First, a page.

‘His café is in this street. We all know each other. He knew who you were from the moment you moved in. The street has eyes. Every street has eyes.  It will pay you to remember that.’

Nathalie felt her cheeks redden. Mme Reynaud was an enigma. On the one hand she could be the motherly, gentle type, and on the other – like now – as tough as any man, chastising her for letting her guard down.

‘That’s it then,’ Paul said. ‘Now, no more talk about work. Let’s enjoy our dinner.’

Pick up your copy of
Code Name Camille

Kathryn Gauci

Kathryn Gauci was born in Leicestershire, England, and studied textile design at Loughborough College of Art and later at Kidderminster College of Art and Design where she specialised in carpet design and technology. After graduating, Kathryn spent a year in Vienna, Austria before moving to Greece where she worked as a carpet designer in Athens for six years. There followed another brief period in New Zealand before eventually settling in Melbourne, Australia.

Before turning to writing full-time, Kathryn ran her own textile design studio in Melbourne for over fifteen years, work which she enjoyed tremendously as it allowed her the luxury of travelling worldwide, often taking her off the beaten track and exploring other cultures. The Embroiderer is her first novel; a culmination of those wonderful years of design and travel, and especially of those glorious years in her youth living and working in Greece – a place that she is proud to call her spiritual home. It has also been translated into Greek.

Seraphina’s Song and The Carpet Weaver of Usak, both novellas, complete The Asia Minor Trilogy.

A word from 
Kathryn Gauci

The seeds of The Embroiderer, Seraphina’s Songand The Carpet Weaver of Usak, were sown during my years working as a carpet designer in Greece, 1972-78. The company was situated in a suburb of Athens populated by refugees from The Asia Minor Catastrophe, 1922-23. Working amongst these people, many of the older generation of whom still conversed in Turkish, I grew to understand the impact of the disaster and the intense yearning these people still held for Turkey, the land of their forefathers and a land in which they are still unable to reside. Significantly they shared a separate sense of identity, so much so that fifty years after the Catastrophe, many of them still referred to themselves as Mikrasiates (Asia Minor people) and still chose to intermarry.
The Asia Minor Catastrophe was a pivotal turning point in Greek/ Turkish relations which began a century earlier with the Greek War of Independence. The Ottoman Empire was at a turning point and for both Greeks and Turks, ultimately resulting in a war of attrition on both sides. Millions lost their lives and out of the ashes emerged two new nations – the Turkish Republic under the soldier statesman, Ataturk, and the Hellenic Republic – modern Greece.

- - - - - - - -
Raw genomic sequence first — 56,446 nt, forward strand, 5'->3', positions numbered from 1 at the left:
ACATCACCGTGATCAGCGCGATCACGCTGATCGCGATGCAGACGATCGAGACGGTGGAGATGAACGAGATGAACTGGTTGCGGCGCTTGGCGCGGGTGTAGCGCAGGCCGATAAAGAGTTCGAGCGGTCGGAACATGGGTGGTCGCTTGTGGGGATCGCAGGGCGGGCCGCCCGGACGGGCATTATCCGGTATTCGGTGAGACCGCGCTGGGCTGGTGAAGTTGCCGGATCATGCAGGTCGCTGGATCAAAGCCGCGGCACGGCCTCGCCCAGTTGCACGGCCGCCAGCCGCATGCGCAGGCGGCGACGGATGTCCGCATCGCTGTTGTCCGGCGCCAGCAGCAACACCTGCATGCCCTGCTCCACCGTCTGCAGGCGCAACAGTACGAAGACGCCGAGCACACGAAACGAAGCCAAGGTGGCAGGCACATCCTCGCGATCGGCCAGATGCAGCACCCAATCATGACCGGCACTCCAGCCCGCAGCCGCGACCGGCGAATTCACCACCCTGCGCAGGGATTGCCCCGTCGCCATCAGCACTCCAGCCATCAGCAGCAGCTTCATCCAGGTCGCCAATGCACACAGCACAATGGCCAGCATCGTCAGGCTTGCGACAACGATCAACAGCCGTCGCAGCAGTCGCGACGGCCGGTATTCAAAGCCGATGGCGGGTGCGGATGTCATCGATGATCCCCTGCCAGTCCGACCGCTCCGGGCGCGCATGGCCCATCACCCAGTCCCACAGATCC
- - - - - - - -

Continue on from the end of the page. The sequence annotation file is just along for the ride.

Today, most of the white-washed prefabricated homes in the refugee neighborhoods in Athens have been replaced by apartment blocks but the street names still bear testament to their origins: Byzantium Street, Pergamum St, Anatolia St, Bouboulina St, and Misolonghi St. to name just a few. And whilst women no longer spill out of their doorways sitting on rush-bottomed chairs chatting to their neighbours whilst embroidering cloth for their daughter’s dowry, and basement shops selling bric-a-brac and musical instruments from the ‘old world’ are few and far between, if we look closer, the history and the spirit of these people still resonates in their everyday lives; in their music, their food, the plethora of Turkish words and phrases that punctuate the Greek language, and the ancient belief in the evil eye. Most important of all, it is through the time-honoured tradition of storytelling that their memories are kept alive.

WWII Novels

Conspiracy of Lies, is set in France during WWII. It is based on the stories of real life agents in the service of the Special Operations Executive and The Resistance under Nazi occupied Europe. To put one’s life on the line for your country in the pursuit of freedom took immense courage and many never survived. Kathryn’s interest in WWII started when she lived in Vienna and has continued ever since. She is a regular visitor to France and has spent time in several of the areas in which this novel is set.
Code Name Camille, Originally published as part of The Darkest Hour Anthology: WWII Tales ofResistance with nine other WWII authors.

When I wrote Code Name Camille, I wanted the reader to imagine what Paris was like under the dark cloud of Nazi Occupation, in particular those sights of Paris that are so familiar to us - the embankments of the Seine; Montmartre; the fashionable rue du Faubourg Saint-Honoré, home of the great Parisian couturiers; the beautiful buildings; the outdoor cafes, and the enchanting florists with their colourful flowers spilling onto the pavements. 

No comments:

Post a Comment

See you on your next coffee break!
Take Care,
Mary Anne xxx